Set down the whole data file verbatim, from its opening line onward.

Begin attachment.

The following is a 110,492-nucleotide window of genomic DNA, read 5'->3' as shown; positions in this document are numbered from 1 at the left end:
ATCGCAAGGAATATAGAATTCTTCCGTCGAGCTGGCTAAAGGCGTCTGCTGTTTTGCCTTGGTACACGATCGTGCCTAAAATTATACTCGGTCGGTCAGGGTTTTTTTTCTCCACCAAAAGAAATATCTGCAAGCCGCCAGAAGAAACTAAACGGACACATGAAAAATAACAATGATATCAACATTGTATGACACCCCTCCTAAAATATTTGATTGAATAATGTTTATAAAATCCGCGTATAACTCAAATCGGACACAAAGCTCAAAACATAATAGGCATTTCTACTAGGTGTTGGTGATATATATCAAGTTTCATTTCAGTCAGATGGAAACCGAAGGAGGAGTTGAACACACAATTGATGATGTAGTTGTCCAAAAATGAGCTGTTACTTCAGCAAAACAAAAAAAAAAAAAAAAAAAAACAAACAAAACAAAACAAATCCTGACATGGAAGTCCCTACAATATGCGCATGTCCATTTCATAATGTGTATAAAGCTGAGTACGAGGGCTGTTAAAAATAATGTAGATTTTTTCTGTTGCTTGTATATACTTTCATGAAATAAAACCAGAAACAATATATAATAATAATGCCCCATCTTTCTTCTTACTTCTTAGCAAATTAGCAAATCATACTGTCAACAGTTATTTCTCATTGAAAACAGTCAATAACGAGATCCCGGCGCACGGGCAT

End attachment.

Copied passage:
The following is a 110,492-nucleotide window of genomic DNA, read 5'->3' as shown; positions in this document are numbered from 1 at the left end:
ATCGCAAGGAATATAGAATTCTTCCGTCGAGCTGGCTAAAGGCGTCTGCTGTTTTGCCTTGGTACACGATCGTGCCTAAAATTATACTCGGTCGGTCAGGGTTTTTTTTCTCCACCAAAAGAAATATCTGCAAGCCGCCAGAAGAAACTAAACGGACACATGAAAAATAACAATGATATCAACATTGTATGACACCCCTCCTAAAATATTTGATTGAATAATGTTTATAAAATCCGCGTATAACTCAAATCGGACACAAAGCTCAAAACATAATAGGCATTTCTACTAGGTGTTGGTGATATATATCAAGTTTCATTTCAGTCAGATGGAAACCGAAGGAGGAGTTGAACACACAATTGATGATGTAGTTGTCCAAAAATGAGCTGTTACTTCAGCAAAACAAAAAAAAAAAAAAAAAAAAACAAACAAAACAAAACAAATCCTGACATGGAAGTCCCTACAATATGCGCATGTCCATTTCATAATGTGTATAAAGCTGAGTACGAGGGCTGTTAAAAATAATGTAGATTTTTTCTGTTGCTTGTATATACTTTCATGAAATAAAACCAGAAACAATATATAATAATAATGCCCCATCTTTCTTCTTACTTCTTAGCAAATTAGCAAATCATACTGTCAACAGTTATTTCTCATTGAAAACAGTCAATAACGAGATCCCGGCGCACGGGCAT